Internet addresses running out
In less than a year, the world will run out of internet addresses and inaction by internet providers could lead to broken applications and more expensive net connections, experts warn.
The protocol underpinning the net, known as IPv4, provides only about 4 billion IP addresses - not website domain names, but the unique sequence of numbers assigned to each computer, website or other internet-connected device.
The explosion in the number of people, devices and web services on the internet means there are only about 232 million left. This allocation is set to be exhausted in about 340 days.
"When the IPv4 protocol was developed 30 years ago, it seemed to be a reasonable attempt at providing enough addresses, bearing in mind that at that point personal computers didn't really exist. The idea that mobile phones might want an IP address hadn't occurred to anybody because mobile phones hadn't been invented [and] the idea that airconditioners and refrigerators might want them was utterly ludicrous," said John Lindsay, carrier relations manager at internet service provider (ISP) Internode.
Internet experts derived a solution to the problem several years ago, which involves moving to a new protocol, IPv6, that provides trillions of addresses for every person on the planet. But most of the internet industry - including ISPs and websites - have been reluctant to make the necessary investments to move to IPv6.
The issue has been compared to Sydney running out of phone numbers when using a seven-digit system, which was solved by adding a 9 to the front of all numbers. But with the internet the solution is much more complex than that, as all devices that connect to the net will need to be reconfigured or upgraded.
Geoff Huston, chief scientist at APNIC, which allocates IP addresses for the Asia-Pacific region, has been trying to raise awareness of the problem for 10 years.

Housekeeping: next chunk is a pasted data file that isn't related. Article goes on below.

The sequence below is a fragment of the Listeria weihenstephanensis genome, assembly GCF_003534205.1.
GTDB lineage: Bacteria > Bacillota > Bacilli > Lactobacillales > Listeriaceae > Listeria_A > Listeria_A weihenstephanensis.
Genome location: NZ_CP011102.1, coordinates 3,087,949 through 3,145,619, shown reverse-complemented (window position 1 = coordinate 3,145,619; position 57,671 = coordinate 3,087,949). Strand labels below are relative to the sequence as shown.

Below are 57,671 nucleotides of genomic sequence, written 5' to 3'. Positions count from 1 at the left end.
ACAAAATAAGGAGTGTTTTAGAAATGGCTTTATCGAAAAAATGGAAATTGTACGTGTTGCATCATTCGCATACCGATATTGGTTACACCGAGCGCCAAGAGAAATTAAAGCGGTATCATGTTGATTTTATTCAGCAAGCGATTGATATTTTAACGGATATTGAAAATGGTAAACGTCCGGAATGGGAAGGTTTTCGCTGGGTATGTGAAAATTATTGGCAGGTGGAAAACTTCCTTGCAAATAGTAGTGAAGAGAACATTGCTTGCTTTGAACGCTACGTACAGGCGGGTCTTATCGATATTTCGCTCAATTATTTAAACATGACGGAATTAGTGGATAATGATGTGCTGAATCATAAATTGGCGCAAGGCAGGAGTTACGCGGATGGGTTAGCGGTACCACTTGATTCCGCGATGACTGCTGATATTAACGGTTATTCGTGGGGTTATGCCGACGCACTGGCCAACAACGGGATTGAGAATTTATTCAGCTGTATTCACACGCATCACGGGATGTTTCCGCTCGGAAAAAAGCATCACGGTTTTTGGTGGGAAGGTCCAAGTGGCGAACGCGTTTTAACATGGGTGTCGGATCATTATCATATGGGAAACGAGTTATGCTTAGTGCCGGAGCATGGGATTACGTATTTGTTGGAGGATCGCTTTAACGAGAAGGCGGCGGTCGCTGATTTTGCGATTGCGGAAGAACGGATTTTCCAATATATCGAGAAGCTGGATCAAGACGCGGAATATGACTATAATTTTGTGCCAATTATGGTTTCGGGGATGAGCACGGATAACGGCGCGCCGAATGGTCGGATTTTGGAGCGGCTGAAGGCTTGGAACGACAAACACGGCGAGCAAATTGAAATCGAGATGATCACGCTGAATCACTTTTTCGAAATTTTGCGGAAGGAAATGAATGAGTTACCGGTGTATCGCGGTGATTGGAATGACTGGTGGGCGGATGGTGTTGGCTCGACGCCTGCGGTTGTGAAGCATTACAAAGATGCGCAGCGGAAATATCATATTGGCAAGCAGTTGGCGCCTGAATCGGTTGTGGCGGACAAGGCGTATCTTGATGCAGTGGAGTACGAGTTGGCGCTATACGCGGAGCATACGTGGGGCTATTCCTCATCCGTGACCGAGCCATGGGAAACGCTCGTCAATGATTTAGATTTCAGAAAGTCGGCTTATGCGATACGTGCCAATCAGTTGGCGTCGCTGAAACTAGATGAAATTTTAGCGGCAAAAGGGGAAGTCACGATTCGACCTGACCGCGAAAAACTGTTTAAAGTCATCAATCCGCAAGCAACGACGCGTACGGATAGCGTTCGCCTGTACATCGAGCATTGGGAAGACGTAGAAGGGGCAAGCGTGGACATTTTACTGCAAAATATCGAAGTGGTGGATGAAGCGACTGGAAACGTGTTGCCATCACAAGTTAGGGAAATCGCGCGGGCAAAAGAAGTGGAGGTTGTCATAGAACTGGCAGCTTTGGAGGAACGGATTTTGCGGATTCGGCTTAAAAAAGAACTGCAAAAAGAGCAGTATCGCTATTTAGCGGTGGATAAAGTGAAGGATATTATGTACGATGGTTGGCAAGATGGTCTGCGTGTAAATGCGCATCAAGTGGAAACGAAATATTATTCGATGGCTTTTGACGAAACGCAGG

He says the rise of smartphones, PCs and internet-connected appliances means the address pool will run dry within a year, decades quicker than even he predicted.
Huston said one of the biggest impediments to solving the problem was the sheer scale - all devices on IPv4 will need to be upgraded to support IPv6, as the two versions aren't backwards compatible. Consumers will need to upgrade the software on their computers and networking equipment and, in some cases, buy completely new hardware.
"This is almost like a lot of the other challenges we face in society like climate change ... if everyone does something, the right thing will happen, but if one individual does the right thing, it doesn't make a difference," said Huston.
"Your ISP needs to do a lot of work, and if you're not willing to pay more money to your ISP, your poor old ISP has got to spend [extra] money without [extra] income."
Huston said that, once the available internet addresses ran out, a kind of black market for IP addresses would be created where "those services that have the highest capacity to pay will still be able to get more addresses, but those who can't get denied".
Upfront costs of moving to the new protocol will be high but Huston said delays would push costs even higher.
As a stop-gap measure, Huston said ISPs would begin forcing multiple customers and devices to share single internet addresses, which would lead to common web applications ceasing to work. Huston pointed to web applications such as Gmail, Google Maps and iTunes as examples of those that would break.
"Over the years unless we embark on IPv6 then the internet will get slowly more and more strangled and applications will work in stranger ways," Huston said.
James Spenceley, chief executive at wholesale ISP Vocus, gave another example of an application that might cease to work under a shared IP address system: internet telephony.
"A VoIP phone needs to have a certain port number, so across 20 customers only one of them will work," he said.
"An internet service that resembles the service today might become a premium service, where you do have a unique IP address, [but] you might pay more."
Fortunately, some vendors have taken steps to support the move to IPv6. The Windows and Mac operating systems both support the new protocol, as do some smartphones such as the iPhone. Australian ISP Internode is the first to offer IPv6 as a commercial service.
Providers of popular web services such as Google and Facebook are also making good progress in adopting IPv6.
Google's chief internet evangelist and one of the founding fathers of the internet, Vint Cerf, appeared in an online video in June urging ISPs to do more to transition to IPv6.
"Moving from IPv4 to IPv6 is a little like changing the roads and tyres while continuing to drive along in your car," said Lindsay from Internode.
"It's been expensive, it's been time-consuming and it doesn't produce an immediate return on investment so it's the kind of thing that isn't popular with CFOs. However, it's laying an important foundation for what happens over the next few years as it becomes increasingly difficult to obtain IPv4 addresses."
Sydney Morning Herald